First, the 110- foot, $30 million Pegasus sculpture isn’t really by the side of any road. It is located on the grounds of a thoroughbred racetrack in Hallandale Beach, Florida. The Pegasus is part of a retail and entertainment complex adjacent to the track and casino; it shares a parking lot with The Container Store and Pottery Barn.
Second, it’s not really a Pegasus so much as a fire-breathing dragon.
The Pegasus is the brainchild of Frank Stronach of Canada’s The Stronach Group. A native of Austria, Stronach moved to Canada where he made his fortune in auto parts. As of February 2016, Forbes magazine estimated his net worth at $1.4 billion. The 83-year-old has made major headlines across the globe for his outsized projects: After Hurricane Katrina, he financed a modular home community in Simmesport, Louisiana, for displaced families from New Orleans that became known as Canadaville. In 2013, he founded a political party in Austria called “Team Stronach.”
These days he focuses on his passion for horse racing. The Stronach group owns racetracks and equine facilities around the world, including Hallandale Beach’s Gulfstream. Stronach’s vision behind the Pegasus, per the website, is to “celebrate the contributions that horses have made to human civilization.”
Gulfstream calls its Pegasus and Dragon the “iconic centerpiece” of Pegasus Park and “the world’s largest horse sculpture and one of the largest bronze statues ever made.” The dragon breathes real balls of fire into the air as fountains shoot water into the air around the sculpture. The soundtrack for the whole show is reportedly Ricky Martin’s “Livin’ La Vida Loca,” but that show hasn’t officially debuted—it’s slated for spring of 2016.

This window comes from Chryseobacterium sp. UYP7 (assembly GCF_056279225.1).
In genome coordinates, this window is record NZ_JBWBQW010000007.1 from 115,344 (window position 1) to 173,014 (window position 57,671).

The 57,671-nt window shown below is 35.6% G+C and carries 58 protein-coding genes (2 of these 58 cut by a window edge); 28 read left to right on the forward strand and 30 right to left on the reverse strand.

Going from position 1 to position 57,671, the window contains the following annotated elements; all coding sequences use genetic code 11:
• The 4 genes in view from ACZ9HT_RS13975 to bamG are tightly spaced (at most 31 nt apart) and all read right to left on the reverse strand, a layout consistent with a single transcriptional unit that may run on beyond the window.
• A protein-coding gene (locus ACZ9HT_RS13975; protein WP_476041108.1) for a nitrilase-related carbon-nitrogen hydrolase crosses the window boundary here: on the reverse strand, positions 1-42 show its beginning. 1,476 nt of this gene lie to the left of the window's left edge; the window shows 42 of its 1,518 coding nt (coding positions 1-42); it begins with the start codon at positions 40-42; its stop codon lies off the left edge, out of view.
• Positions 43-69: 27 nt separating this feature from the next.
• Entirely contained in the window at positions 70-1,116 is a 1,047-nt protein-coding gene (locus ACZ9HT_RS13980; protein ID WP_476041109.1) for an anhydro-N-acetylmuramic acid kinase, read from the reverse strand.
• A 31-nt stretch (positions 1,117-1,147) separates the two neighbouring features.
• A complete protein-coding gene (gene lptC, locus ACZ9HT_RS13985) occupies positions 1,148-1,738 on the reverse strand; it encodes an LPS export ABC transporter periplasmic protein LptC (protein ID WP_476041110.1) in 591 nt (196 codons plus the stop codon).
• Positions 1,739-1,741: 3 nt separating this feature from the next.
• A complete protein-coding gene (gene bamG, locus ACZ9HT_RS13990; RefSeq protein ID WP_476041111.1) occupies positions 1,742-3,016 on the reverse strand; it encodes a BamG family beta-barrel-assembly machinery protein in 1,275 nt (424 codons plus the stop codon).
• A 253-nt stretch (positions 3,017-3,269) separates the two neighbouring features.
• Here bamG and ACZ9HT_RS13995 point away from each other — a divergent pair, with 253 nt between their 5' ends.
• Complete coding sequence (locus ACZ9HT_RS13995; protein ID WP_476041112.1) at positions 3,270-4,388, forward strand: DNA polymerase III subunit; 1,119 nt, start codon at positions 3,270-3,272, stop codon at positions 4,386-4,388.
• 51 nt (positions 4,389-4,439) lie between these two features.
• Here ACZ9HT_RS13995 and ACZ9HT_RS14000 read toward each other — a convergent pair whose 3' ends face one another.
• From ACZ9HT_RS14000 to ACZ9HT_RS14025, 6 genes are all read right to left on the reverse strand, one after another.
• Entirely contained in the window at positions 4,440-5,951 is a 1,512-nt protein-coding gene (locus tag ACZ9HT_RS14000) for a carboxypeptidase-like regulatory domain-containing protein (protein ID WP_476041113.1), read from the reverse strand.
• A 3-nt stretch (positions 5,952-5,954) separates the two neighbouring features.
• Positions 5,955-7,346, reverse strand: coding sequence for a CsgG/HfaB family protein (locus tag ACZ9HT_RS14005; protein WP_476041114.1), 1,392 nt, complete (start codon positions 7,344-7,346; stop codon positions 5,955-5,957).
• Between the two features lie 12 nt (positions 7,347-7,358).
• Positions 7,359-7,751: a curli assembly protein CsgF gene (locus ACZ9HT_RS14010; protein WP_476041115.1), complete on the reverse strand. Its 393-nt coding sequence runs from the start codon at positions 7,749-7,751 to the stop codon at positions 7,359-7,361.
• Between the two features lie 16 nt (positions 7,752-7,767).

While nothing can realistically compete with the Disney/Universal entertainment industrial complex in Central Florida, the Pegasus represents some of the best and worst that Florida has to offer. With its enormous size and its enormous cost, the Pegasus has the flash and extravagance that South Florida is known for around the world. Sure, there’s a dignified statue of Cigar—Horse of the Year in 1995 and 1996—on the grounds of the track itself, but with the Pegasus, Stronach has taken the idea of equine speed, grace, and dexterity to its ultimate expression. The Pegasus, in all of its Dragon-smiting glory, for good or ill, has swagger.
Jayson Hanes, a Tampa resident who was in Hallandale Beach for a conference, took the opportunity to film the Pegasus with his drone for his YouTube channel. “We could see this large horse thing from our hotel window and we wanted to get a closer look,” Hanes says. Hanes’ video gives a whole difference perspective on the whole size and scope of the Pegasus. “I was surprised by the detail in the sculpture,” he says.
The point of a roadside attraction or a Vegas Strip spectacle has never been practicality. Stronach himself told City & Shore Magazine in 2015 that he wants Gulfstream and the Pegasus to be an international equestrian destination. And, as for the statue itself? “Call it a trademark, call it a destination. When people look at it, they will say, wow, that’s crazy.”